Co-Op Through Time - 8 Eyes

 If it isn't clear, Magic: The Gathering and Wizards of the Coast in general have had a huge impact on how we think about games. Their focus on listening to the customer, communicating with them via social media, and constantly trying to improve their craft are great examples of practices any gaming company should strive to achieve.

Image from Wizards.com

Image from Wizards.com

 One of the things that they have done, which I believe is equally inspiring, is to try and never lose sight of their roots... of the original goals that the team sought out.  To help accomplish this, they have kept uncut sheets of Beta up in their office (essentially the first set of cards they ever released), so that employees can look at and draw creativity and insight from it. 

 With that in mind, I have sought out to do a little experiment... I and my friend Jake (you might have met him at some of the conventions, helping us to demo L90) have begun going through every single cooperative game released on old school platforms, beginning with the original Nintendo Entertainment System.  The hope is that by going back to arguably the beginning of the Co-Op experience (a key differentiating factor being Co-Op vs. just multiplayer), we might be able to learn a thing or two about creating modern Co-Op games.

8 Eyes

Image from Wikipedia

Image from Wikipedia

 8 Eyes borrows very liberally from the original Castlevania, which came out a few years earlier.  You play as Orin the Falconer and his pet Cutrus to try and defeat eight Dukes and gain the eight gems, which are sources of power created in the eyes of eight different nuclear explosions.  The player must pick one of eight levels, ala Mega Man, but going to the right level first will allow the player to obtain a sword that is more powerful against one of the enemy bosses.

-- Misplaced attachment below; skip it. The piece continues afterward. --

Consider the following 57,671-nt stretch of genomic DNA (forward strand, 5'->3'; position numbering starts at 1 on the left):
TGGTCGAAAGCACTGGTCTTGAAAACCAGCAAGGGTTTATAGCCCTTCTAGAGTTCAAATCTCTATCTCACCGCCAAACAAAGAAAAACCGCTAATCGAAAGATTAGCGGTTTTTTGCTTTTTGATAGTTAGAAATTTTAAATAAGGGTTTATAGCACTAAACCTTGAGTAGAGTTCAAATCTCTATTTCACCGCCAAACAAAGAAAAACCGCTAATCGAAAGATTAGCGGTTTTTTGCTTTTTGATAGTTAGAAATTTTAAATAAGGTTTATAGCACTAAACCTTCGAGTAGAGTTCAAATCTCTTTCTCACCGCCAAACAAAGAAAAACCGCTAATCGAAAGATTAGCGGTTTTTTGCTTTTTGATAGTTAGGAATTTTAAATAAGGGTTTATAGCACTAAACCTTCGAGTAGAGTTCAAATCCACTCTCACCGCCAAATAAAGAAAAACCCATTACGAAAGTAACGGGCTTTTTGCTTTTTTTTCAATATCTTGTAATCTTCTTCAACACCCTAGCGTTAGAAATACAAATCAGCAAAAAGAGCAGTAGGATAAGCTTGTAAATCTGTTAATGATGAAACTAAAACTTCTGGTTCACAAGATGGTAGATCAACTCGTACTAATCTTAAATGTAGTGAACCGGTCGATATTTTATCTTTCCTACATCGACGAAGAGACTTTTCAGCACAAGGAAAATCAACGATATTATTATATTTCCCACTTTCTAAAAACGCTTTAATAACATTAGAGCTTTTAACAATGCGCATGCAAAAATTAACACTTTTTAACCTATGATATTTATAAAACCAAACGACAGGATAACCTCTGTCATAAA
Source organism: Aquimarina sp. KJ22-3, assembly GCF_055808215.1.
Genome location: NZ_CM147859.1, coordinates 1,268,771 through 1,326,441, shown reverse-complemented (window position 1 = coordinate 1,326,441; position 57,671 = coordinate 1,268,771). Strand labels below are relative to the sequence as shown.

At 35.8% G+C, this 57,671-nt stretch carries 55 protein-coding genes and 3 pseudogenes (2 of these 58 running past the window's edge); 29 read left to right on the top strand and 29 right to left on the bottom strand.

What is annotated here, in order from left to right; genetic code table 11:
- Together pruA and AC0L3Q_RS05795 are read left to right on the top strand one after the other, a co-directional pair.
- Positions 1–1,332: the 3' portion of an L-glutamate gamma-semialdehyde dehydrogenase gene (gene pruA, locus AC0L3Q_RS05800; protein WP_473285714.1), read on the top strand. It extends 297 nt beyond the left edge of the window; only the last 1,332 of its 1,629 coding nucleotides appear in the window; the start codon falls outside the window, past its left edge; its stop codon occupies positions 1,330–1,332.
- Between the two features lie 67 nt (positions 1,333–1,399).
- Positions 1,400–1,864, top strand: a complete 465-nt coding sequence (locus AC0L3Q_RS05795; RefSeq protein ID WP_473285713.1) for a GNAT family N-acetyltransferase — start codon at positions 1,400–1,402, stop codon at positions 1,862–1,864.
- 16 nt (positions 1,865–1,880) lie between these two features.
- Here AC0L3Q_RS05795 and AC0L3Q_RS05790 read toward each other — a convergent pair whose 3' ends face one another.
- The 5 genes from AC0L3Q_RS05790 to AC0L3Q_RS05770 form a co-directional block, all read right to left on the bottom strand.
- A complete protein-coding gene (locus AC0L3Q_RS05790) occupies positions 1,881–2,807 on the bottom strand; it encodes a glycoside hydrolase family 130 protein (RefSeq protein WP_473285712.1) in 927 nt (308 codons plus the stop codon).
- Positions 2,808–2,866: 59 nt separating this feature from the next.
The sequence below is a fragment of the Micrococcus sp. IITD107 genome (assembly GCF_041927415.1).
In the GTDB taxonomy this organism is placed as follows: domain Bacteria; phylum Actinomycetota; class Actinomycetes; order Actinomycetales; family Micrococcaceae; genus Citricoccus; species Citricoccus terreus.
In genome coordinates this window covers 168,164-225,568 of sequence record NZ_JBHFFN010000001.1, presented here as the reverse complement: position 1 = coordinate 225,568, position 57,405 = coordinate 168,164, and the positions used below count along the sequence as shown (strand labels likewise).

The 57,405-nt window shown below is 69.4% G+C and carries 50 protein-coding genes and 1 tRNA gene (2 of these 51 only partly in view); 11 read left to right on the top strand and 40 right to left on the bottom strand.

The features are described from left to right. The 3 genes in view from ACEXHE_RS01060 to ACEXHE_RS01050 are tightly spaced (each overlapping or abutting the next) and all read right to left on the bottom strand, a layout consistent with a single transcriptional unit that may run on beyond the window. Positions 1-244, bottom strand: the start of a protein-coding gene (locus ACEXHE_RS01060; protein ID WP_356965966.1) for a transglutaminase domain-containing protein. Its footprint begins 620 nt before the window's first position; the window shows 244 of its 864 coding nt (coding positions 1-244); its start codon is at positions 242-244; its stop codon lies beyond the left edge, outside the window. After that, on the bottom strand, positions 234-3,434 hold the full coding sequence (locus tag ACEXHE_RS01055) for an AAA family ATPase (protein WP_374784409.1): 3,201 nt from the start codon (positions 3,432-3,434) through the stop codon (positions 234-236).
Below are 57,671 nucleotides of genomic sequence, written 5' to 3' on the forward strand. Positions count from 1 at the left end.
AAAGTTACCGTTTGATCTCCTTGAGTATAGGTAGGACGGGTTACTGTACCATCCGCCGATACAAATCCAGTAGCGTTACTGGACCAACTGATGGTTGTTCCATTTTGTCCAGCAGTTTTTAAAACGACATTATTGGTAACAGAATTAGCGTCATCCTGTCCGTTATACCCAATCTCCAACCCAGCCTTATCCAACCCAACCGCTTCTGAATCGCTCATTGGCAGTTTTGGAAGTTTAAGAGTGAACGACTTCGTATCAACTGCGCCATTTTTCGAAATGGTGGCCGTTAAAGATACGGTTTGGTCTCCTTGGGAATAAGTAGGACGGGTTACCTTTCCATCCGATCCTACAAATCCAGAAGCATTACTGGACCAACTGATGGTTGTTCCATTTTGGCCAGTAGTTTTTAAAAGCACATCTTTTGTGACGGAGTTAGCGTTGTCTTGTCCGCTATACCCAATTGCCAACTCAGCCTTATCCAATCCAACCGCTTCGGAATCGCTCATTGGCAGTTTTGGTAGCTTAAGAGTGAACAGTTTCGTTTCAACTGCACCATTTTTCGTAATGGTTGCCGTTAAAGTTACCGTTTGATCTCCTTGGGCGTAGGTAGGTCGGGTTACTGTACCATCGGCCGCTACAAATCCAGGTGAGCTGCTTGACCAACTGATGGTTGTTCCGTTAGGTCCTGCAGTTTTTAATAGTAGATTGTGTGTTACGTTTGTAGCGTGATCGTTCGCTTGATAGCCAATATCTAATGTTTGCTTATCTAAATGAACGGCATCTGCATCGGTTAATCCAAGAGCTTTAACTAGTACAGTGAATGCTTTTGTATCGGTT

Image from wikipedia.com

Image from wikipedia.com

 As a quick review, the game, by modern standards, is not very fun.  To defeat enemies, you must walk forward, step back as they swing into the air, then walk forward again and swing.  Repeat this method ad nauseam.  Oh, and you can try to use the falcon sort of on one player, or let player two struggle to control it.  If you'd like to actually see the game in action, I've included a Let's Play at the bottom by ArekTheAbsolute

Lessons 

1.  Agency, or Being a side kick is lame.

 If you've every played Sonic 2, you might remember that player 2 was able to play Tails.  The frustrating thing about being Tails, however, was that the camera didn't follow you, so if Sonic went flying away, you were lost in the dust and had to wait for your character to randomly show back up.  That problem can be traced back to this game as well.  Playing as Cutrus means that you are simply following and supporting Orin.  While your older brother definitely appreciates having you there to help him out, there's a reason he always made you play the Bird instead of the Hero.

Image from Nerdicus Reviews

Image from Nerdicus Reviews

2. Don't hide/balance your power by being objectively less fun.

 In Sonic 2, Tails was invincible.  He could jump into death infinite times and keep going.  This incentivized players to want (and if you weren't great, need) a Tails, but didn't provide the incentive to actually want to play as him (see lesson 1).  8 Eyes does something similar, where Cutrus' ability to fly through walls and dive bomb certain enemies that are in frustrating places comes in very, very handy, and if you are less than awesome at the game, you need someone to help fly that bird around... but the controls and lack of agency keep you from wanting to be him yourself.

3. Don't be too clever with the controls/interface

 Our final lesson has less to do with Co-Op design, and more with general game design.  Playing as Cutrus, as I alluded to above, is very difficult, due to the controls.  The bird actually oscillates up and down as you try to fly, and this makes moving on a vertical plane less predictable.  It is as cute as it is frustrating.  Tack on to that the A and B button don't actually do anything, unless you are also pushing Up (to leave Orin's shoulder) or down (to dive bomb someone).  Again, it is cute, but simply having one button do both actions, regardless of direction, would have been more simple and intuitive.  

Lets Play

 Thanks for reading, and let us know if there are any classic gems you think we should check out... purely for education, of course.

 As promised, here is the Let's Play.  You can check out more of Arek's page over here

~Nick